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Trolltech is the company that brought developers the Linux-based mobile application platform Qtopia, based on its Qt platform. In mid-August it also used the LinuxWorld conference to announce the Greenphone, which is thought to be the first fully reprogrammable Linux phone.
Trolltech hopes that the Greenphone could help grow the mobile Linux market, by encouraging developers to create applications for Linux-powered devices.
ZDNet UK met with co-chief executive Haavard Nord (pictured) in central London to see the device, which will go on sale to developers at the end of September.
Despite being created purely for developers, the Greenphone is a more attractive device than one might imagine. "We wanted developers to use it as their everyday phone," explained Nord.
"It's kind of mind-boggling for developers," he added. "Everybody usually wants to protect the software in their phone, but we want to let the developers experiment and innovate."
Manufactured by Yuhua Teltech in Shanghai, the Greenphone runs on a 312MHz Intel XScale processor, has a mini-USB port and a 1.3megapixel camera and takes standard mini-SD cards. It has a touchscreen and stylus, which Nord says will help developers create paint applications.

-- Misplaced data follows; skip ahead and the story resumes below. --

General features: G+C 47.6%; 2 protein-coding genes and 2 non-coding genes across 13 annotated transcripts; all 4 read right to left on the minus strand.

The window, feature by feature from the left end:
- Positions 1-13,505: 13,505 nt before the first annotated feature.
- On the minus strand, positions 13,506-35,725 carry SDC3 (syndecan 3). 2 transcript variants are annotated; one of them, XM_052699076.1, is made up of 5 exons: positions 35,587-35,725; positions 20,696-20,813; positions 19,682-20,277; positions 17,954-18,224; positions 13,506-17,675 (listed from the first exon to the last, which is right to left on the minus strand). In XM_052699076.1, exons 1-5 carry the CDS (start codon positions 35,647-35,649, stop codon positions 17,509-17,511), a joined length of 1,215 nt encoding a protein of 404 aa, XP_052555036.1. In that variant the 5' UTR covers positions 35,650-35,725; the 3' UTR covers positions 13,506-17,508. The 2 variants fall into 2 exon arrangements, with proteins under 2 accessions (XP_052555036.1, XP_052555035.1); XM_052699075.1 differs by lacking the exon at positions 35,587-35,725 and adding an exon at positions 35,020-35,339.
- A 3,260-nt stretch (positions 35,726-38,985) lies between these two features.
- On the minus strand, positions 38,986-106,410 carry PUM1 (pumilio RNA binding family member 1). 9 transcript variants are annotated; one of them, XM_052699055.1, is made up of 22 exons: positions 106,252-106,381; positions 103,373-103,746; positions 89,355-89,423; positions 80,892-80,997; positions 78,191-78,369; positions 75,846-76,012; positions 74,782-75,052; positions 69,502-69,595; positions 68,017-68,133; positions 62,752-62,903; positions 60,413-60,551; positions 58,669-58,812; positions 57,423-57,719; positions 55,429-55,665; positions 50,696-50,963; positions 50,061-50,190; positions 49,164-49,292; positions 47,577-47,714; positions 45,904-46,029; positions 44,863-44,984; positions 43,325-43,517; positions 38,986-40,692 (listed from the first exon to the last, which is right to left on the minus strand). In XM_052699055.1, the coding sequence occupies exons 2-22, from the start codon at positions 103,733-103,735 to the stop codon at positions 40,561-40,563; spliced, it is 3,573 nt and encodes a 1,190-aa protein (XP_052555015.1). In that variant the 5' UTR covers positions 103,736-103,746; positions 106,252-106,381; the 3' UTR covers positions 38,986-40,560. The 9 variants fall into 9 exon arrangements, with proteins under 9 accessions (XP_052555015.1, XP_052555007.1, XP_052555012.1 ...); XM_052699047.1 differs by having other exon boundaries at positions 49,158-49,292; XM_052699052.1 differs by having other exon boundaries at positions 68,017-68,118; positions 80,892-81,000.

It also has session initiation protocol (SIP) stack capabilities, which Nord said made it "easy" to produce VoIP capabilities and add multimedia functionality. "We'll see tons of applications but I'm also interested in seeing new ways that people can interact with their phones," he told ZDNet UK.
Future iterations of the device are likely to include built-in Wi-Fi capabilities, but there are no plans at present to include GPS.
Trolltech's out-of-the-box user interface is fairly standard, with familiar contacts, calendar, messaging and other icons. However, Nord admitted that it still had a "few flaws" and would not ship with a browser or media player. "We have partners doing this," he explained.
Nord told ZDNet UK that he thought the last five years had seen an unimpressive level of development in terms of mobile applications, but suggested this was changing.
"Most of the phones sold today are so-called feature phones," he said, "but the makers are not inherently software companies. The focus has now shifted more into software, which is a difficult transition for the industry. We believe Linux can help resolve some of these problems — it's a very solid technology, but more impressive is how the community works in a large ecosystem together, so development happens faster."
He said feature phones, rather than top-end smart phones (where Linux already has some presence) would prove to be the biggest growth market for open source as they present the greatest challenge to developers. "They use home-grown operating systems, and with lots of features the software has turned very messy. It gets harder to drive development," he said.